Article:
Currency demonetisation: Took us less than 15 mins at ATM; impressed by composed crowd, says Mumbai resident

"It was nothing like we had anticipated,” said Vijayakar who withdrew money from a Syndicate Bank ATM in Matunga.

Written by Rohit Alok | Mumbai | Updated: November 14, 2016 2:35 am
Demonetisation, Currency demonetisation, Mumbai News, Latest news, India news, maharahstra news,latest maharashtra news Sisters Shobhana Ranjit (left) and Rekha Vijayakar (right) withdrew money from an ATM in Matunga

Unlike most Mumbaikars who were waiting in long serpentine lines leading to an ATM, Rekha Vijayakar (75) and her younger sister Shobhana Ranjit (72) were one of the few lucky ones to escape the agony of withdrawing money. While the average halt outside any ATM in the city varied from 30 to 90 minutes, the sisters took less than 15 minutes.

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“Actually we hardly had to wait because they were loading the money into the ATM and we were the first in line. It was nothing like we had anticipated,” said Vijayakar who withdrew money from a Syndicate Bank ATM in Matunga.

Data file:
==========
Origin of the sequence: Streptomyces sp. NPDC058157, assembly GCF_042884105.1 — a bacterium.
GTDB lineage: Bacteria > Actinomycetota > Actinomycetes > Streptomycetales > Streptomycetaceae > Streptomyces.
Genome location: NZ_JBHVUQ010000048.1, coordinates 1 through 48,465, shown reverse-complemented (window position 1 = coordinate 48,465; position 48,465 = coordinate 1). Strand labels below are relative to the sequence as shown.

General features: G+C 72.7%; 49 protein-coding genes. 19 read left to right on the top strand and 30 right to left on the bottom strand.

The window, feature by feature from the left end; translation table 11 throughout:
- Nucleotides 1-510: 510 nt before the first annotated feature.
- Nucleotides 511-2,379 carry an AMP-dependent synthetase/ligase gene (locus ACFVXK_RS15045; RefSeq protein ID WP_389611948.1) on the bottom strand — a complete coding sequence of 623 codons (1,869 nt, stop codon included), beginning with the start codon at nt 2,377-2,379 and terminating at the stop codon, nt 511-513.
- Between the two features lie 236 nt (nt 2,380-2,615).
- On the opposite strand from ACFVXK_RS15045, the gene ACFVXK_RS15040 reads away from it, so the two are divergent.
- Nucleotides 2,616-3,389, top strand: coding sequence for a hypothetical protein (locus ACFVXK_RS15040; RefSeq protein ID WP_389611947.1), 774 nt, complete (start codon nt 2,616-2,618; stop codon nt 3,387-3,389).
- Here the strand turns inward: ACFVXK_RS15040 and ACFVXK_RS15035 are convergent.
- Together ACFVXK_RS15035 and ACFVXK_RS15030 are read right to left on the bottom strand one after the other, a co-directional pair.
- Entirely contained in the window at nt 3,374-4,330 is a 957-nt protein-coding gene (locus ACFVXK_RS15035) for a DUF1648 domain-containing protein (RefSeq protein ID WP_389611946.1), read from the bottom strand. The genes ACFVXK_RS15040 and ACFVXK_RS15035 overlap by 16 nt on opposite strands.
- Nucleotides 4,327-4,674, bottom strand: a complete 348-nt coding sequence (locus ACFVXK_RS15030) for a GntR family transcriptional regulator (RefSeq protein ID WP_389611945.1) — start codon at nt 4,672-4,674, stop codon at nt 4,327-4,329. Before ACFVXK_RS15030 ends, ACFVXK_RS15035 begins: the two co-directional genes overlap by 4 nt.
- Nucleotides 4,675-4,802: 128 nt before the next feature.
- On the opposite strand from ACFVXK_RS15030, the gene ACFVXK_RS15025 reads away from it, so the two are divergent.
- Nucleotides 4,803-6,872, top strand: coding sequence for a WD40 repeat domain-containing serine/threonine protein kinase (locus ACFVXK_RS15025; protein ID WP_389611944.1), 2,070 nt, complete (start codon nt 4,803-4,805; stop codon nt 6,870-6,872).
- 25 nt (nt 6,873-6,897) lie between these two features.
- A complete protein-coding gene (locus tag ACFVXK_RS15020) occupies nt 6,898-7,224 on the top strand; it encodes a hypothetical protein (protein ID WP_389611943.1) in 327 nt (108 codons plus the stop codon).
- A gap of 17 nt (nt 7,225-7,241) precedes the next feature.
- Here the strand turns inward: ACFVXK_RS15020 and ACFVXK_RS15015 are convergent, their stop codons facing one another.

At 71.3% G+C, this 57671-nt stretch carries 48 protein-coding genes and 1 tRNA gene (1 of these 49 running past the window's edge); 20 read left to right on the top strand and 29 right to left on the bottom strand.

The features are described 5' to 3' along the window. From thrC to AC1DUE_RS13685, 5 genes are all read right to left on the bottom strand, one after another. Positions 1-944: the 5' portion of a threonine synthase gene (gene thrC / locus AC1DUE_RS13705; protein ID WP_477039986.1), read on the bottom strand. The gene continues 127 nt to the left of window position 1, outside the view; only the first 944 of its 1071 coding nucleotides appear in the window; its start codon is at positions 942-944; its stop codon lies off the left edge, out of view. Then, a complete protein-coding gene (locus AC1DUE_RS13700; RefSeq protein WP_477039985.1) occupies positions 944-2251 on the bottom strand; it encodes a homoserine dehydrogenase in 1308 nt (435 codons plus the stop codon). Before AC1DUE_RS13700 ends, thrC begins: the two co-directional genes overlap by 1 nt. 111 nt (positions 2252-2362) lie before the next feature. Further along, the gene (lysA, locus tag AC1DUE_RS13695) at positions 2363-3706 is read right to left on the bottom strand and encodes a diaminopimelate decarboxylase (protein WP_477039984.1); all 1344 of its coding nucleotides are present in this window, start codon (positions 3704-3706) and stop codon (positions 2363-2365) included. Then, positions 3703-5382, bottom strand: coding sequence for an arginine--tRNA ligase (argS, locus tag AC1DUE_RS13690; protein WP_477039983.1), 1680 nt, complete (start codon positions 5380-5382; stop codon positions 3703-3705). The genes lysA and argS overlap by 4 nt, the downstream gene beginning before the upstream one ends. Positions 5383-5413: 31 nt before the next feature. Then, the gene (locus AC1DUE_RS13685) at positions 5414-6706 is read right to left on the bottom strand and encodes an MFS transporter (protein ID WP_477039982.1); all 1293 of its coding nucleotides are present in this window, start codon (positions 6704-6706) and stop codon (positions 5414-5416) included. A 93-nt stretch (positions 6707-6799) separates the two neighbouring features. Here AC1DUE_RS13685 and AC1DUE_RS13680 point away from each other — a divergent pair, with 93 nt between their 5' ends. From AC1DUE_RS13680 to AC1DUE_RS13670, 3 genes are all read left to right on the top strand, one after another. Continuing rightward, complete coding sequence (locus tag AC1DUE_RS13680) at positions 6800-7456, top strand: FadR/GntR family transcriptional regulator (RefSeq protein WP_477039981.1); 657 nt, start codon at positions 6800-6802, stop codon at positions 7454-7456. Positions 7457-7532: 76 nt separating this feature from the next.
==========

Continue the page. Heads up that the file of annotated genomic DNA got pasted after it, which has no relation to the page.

Her sister said they had watched long queues spill over on to the streets since Tuesday night when the announcement pertaining to demonetisation of Rs 500 and Rs 1,000 notes was first made, but they were not affected by the fear of any hold-up.

A resident of Parel, Vijayakar has a large HDFC outlet just next door but she chose to travel to Matunga anticipating a chaos at the big branch. The sisters started out early and were in Matunga by 9.30 am.

“At the ATM in Matunga, the guard and a bank employee reminded us that the limit per withdrawal was Rs 2,000. The line behind us was not that long unlike the rest of the city but I was most impressed by the composed nature of those waiting behind. Also, there was no chatter regarding the decision,” she added.

Vijayakar withdrew Rs 2,000 from two separate cards at the ATM. With a cash crunch situation, the family was forced to separate the items of necessity from those of luxury.

“We had to save money for vegetables and other groceries, need fuel to use the car and save money on transportation. These were the areas we needed to spend, everything else could wait until matters are sorted,” she said.

Vijayakar said she purchased vegetables for her domestic help who was facing hardship with the new monetary regulations.